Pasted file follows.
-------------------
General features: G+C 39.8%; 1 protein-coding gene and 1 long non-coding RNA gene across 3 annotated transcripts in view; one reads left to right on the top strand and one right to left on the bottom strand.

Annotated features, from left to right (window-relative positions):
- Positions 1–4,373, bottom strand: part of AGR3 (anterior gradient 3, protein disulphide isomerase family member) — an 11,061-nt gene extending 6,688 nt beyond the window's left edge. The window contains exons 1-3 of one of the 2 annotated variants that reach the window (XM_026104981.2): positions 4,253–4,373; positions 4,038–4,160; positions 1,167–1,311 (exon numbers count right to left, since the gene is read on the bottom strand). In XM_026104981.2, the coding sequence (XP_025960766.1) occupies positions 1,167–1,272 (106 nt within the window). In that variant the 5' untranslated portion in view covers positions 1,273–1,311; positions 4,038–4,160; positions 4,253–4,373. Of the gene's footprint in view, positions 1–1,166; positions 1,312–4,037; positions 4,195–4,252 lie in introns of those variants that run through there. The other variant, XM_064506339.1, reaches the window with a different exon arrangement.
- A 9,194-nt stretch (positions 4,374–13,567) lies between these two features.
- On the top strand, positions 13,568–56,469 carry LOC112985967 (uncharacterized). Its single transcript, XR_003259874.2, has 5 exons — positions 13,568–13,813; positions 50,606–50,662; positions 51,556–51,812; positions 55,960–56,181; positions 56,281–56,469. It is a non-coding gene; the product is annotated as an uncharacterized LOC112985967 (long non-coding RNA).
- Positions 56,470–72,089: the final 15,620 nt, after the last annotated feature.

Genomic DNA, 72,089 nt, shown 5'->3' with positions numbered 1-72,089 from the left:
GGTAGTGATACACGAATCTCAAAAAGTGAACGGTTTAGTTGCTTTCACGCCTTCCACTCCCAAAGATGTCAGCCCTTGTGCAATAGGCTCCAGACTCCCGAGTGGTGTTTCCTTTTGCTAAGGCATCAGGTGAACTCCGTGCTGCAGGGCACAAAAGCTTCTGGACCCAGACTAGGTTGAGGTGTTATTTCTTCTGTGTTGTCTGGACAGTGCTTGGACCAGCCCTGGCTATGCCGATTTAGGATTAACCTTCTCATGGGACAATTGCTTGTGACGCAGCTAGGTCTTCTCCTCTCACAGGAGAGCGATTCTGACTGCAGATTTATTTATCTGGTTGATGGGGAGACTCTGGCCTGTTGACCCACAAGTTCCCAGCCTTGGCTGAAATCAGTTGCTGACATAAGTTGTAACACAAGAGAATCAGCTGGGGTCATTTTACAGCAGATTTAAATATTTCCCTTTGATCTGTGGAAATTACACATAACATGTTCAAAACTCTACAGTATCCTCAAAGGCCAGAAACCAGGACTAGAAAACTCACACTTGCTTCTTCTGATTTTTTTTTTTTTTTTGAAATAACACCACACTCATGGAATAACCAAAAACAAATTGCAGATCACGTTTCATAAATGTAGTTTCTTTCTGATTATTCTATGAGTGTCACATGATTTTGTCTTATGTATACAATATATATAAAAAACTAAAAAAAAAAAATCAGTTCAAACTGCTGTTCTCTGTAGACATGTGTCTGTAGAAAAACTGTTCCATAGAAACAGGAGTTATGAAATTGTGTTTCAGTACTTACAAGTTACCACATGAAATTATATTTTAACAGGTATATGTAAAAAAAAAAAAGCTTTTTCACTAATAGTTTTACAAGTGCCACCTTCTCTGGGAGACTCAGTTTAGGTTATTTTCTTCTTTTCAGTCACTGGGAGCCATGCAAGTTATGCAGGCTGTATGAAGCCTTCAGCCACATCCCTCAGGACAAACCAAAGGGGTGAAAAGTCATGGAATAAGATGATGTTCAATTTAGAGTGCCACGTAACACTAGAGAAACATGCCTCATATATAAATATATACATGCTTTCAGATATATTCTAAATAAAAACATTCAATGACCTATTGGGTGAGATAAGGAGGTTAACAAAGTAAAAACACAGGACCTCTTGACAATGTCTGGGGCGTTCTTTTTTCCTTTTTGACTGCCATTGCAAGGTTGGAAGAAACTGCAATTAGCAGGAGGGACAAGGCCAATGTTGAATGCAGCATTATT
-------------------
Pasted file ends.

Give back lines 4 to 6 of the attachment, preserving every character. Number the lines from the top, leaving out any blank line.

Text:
- A 9,194-nt stretch (positions 4,374–13,567) lies between these two features.
- On the top strand, positions 13,568–56,469 carry LOC112985967 (uncharacterized). Its single transcript, XR_003259874.2, has 5 exons — positions 13,568–13,813; positions 50,606–50,662; positions 51,556–51,812; positions 55,960–56,181; positions 56,281–56,469. It is a non-coding gene; the product is annotated as an uncharacterized LOC112985967 (long non-coding RNA).
- Positions 56,470–72,089: the final 15,620 nt, after the last annotated feature.